The extent to which European countries have established a statutory regulation of homeopathy and how such regulation is performed varies widely. Some countries have government-administered regulations or laws about the practice of CAM in general, some regulate specific CAM therapies such as homeopathy, while still others have no regulation at all.
Homeopathy as a distinct therapeutic system is recognised by law in several countries. In some countries where the government delegates the tasks of authorisation, registration and supervision of health professionals to the national medical associations, statutory regulation has been introduced by the national medical associations.
In some other countries the national medical associations have recognised homeopathy as a distinct medical method and have called on the government to provide the necessary legislation.
Regulation by national law
Homeopathic medicine as a distinct system of medicine is recognised by law in Belgium (1999), Bulgaria (2005), Germany (1998), Hungary (1997), Latvia (1997), Portugal (2003), Romania (1981), Slovenia (2007) and the United Kingdom (1950). The laws in Bulgaria, Hungary, Latvia, Romania and Slovenia explicitly allow the practice of homeopathic medicine to medical doctors only. In Belgium and Portugal the law does not exclude non-medical practitioners, but has not yet been implemented. In Slovenia, although the law permits medical doctors to practise homeopathic medicine, the medical association withdraws doctors’ licenses if they actually practise it.
Regulation of the profession of homeopathic doctors by the medical association/council/chamber
In some countries where the government has delegated the tasks of authorisation, registration and supervision of medical practitioners to the national medical associations, statutory regulation has been introduced by the national medical associations, e.g. in Austria, Germany, Hungary, Romania, Switzerland (subspeciality for GPs, paediatricians and internists). In Latvia the medical council/chamber has recognised homeopathic medicine as a medical specialty. The national medical associations in France and Italy have recognised homeopathic medicine as a distinctive system of medicine and called on the government to provide the necessary legislation.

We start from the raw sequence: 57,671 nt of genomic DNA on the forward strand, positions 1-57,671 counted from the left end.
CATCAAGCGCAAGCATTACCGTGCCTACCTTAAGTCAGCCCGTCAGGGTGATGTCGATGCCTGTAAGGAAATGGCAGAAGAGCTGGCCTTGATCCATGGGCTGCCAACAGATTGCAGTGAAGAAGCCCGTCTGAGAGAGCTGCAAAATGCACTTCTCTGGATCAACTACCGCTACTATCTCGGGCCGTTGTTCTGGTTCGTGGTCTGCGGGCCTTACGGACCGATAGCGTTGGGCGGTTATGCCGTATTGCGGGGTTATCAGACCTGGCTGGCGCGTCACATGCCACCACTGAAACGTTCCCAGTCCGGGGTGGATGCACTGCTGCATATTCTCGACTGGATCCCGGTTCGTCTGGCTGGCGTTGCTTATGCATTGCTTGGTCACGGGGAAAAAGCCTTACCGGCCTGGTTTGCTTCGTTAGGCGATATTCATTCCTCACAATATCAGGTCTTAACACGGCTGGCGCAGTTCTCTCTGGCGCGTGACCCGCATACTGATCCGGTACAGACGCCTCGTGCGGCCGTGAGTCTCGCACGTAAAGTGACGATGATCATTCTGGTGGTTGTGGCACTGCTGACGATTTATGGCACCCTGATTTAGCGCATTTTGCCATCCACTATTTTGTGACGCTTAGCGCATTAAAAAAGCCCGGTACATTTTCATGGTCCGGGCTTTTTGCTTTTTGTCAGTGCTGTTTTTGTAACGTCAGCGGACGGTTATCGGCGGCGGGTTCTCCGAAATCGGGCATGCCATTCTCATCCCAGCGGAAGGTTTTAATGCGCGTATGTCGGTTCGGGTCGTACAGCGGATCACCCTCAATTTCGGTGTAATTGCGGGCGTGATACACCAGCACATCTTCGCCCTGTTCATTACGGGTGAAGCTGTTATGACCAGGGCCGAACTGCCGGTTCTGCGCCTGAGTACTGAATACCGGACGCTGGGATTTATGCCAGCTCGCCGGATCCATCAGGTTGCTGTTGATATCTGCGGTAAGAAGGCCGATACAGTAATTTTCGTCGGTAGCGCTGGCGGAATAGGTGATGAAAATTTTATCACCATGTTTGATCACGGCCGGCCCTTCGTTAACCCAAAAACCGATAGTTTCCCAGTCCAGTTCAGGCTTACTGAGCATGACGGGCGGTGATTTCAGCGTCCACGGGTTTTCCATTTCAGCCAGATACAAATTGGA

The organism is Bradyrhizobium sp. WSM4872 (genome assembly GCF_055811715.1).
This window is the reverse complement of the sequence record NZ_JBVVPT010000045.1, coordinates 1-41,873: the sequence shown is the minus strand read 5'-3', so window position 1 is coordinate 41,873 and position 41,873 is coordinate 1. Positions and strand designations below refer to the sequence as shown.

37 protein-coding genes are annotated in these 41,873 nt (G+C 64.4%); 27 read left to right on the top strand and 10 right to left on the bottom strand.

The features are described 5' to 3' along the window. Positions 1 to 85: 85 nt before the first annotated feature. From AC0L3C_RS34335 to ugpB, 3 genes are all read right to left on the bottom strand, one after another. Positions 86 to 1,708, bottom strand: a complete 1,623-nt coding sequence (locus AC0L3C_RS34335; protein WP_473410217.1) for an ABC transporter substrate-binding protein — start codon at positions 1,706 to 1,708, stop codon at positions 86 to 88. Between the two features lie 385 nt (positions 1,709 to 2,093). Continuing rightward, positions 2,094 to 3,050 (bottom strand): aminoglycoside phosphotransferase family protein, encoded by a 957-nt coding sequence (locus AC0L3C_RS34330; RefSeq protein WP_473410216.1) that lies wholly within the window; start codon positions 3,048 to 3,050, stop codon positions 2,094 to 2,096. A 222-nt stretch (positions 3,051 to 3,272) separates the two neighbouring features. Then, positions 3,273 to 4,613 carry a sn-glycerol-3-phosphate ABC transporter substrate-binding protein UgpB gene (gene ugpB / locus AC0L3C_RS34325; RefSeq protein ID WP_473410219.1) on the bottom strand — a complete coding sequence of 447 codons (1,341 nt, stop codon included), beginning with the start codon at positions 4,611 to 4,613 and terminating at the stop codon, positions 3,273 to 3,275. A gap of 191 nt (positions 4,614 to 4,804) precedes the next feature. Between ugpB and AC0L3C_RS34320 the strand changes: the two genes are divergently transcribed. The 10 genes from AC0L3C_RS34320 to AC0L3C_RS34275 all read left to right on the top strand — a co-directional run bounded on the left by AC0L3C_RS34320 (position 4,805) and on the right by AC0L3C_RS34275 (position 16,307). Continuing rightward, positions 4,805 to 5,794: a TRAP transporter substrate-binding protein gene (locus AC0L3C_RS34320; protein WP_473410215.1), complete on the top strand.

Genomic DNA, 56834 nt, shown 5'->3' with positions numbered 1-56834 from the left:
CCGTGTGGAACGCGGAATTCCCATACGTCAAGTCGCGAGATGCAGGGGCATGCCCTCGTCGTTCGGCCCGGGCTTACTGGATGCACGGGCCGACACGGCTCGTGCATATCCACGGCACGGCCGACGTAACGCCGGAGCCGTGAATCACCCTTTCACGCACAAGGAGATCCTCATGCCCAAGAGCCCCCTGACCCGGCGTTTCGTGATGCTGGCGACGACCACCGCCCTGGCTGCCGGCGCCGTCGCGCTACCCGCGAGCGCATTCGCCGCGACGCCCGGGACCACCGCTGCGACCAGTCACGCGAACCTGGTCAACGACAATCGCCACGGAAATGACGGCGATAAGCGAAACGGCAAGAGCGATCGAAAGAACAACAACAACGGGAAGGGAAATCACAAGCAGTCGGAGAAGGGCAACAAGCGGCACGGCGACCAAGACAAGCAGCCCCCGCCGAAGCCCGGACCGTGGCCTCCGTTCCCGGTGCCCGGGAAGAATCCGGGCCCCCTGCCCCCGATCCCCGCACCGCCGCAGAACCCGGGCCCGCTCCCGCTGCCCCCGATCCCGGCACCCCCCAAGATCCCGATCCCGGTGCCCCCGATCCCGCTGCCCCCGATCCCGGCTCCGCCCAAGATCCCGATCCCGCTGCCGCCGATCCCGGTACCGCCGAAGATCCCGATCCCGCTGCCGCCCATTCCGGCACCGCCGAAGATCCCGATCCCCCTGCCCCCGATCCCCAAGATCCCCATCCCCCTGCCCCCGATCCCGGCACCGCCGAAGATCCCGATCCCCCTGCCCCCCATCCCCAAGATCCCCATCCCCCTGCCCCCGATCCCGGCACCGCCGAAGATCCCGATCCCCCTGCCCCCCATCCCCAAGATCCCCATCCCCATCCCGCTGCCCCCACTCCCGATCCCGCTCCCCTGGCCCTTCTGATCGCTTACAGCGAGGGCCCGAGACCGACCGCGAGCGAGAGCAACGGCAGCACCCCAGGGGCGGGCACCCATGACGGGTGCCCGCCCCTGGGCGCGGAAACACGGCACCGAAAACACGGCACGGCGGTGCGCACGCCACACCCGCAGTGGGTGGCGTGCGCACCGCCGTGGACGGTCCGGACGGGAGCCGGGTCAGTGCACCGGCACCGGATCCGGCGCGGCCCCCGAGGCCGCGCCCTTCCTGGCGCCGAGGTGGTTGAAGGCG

More detailed information about particular countries can be found here.
Diplomas of homeopathic doctors
In Austria, Germany and Switzerland the diplomas of homeopathic doctors are issued by the national medical council/chamber, in other countries usually by the national homeopathic doctors’ association. Diplomas issued by the national homeopathic doctors’ association are officially approved by the government in Latvia and Romania and are recognized by the national medical council/chamber in Romania.
Homeopathy at universities
Familiarisation courses about homeopathic medicine are provided in the medical undergraduate curriculum as a part of a course on Complementary and Alternative Medicine in Hungary (one university), Italy and the Netherlands; as a separate subject in Bulgaria, Germany and Romania. These familiarisation courses are optional for medical students in Germany, Hungary (one university), Italy, the Netherlands, Switzerland (some universities) the United Kingdom (some universities), obligatory in Latvia and Romania.
Postgraduate training courses in homeopathic medicine for doctors are provided at universities in Bulgaria, France, Italy, Lithuania and Spain, in other countries at private teaching centres.
Homeopathic medicine is an official part of the Continuous Education Programme for doctors in Hungary and Romania.
A professorial chair of CAM including homeopathic medicine exists in Hungary (Pécs) and Switzerland (Bern).
Continuing Medical Education
Continuing Medical Education in general (conventional) medicine is obligatory for all medical doctors in Belgium, Italy, Lithuania, Slovakia (controlled by the government) and in Bulgaria, Germany, Hungary, Lithuania, Poland, Romania, Slovakia, Slovenia, Switzerland and the United Kingdom (controlled by the national medical associations/chambers/councils).
In Latvia, Netherlands, Romania, Slovakia, Switzerland the national homeopathic doctors’ associations require a defined amount of CME from their members.
Continuing Medical Education in homeopathic medicine is obligatory for all homeopathic doctors in Lithuania and Romania (controlled by the government), in Hungary and Romania (controlled by the national medical associations/chambers/councils), and in Belgium, Bulgaria, Latvia, Netherlands, Romania, Slovakia, Switzerland and the United Kingdom (controlled by the national homeopathic doctors’ associations).
In some areas of the United Kingdom homeopathic treatment by doctors is covered by the National Health System. In Belgium and Latvia the fees for homeopathic treatment are partially covered by the statutory health insurance. In Austria, Belgium, Bulgaria, Germany, Hungary, Italy, Netherlands, Switzerland and the United Kingdom by private insurance companies.
The costs for homeopathic medicines are covered by the statutory health insurance in Belgium (partially), France (partially), Portugal (only magistral formula) and Switzerland, by additional private insurance companies in Belgium, Germany, Hungary, the Netherlands and the United Kingdom.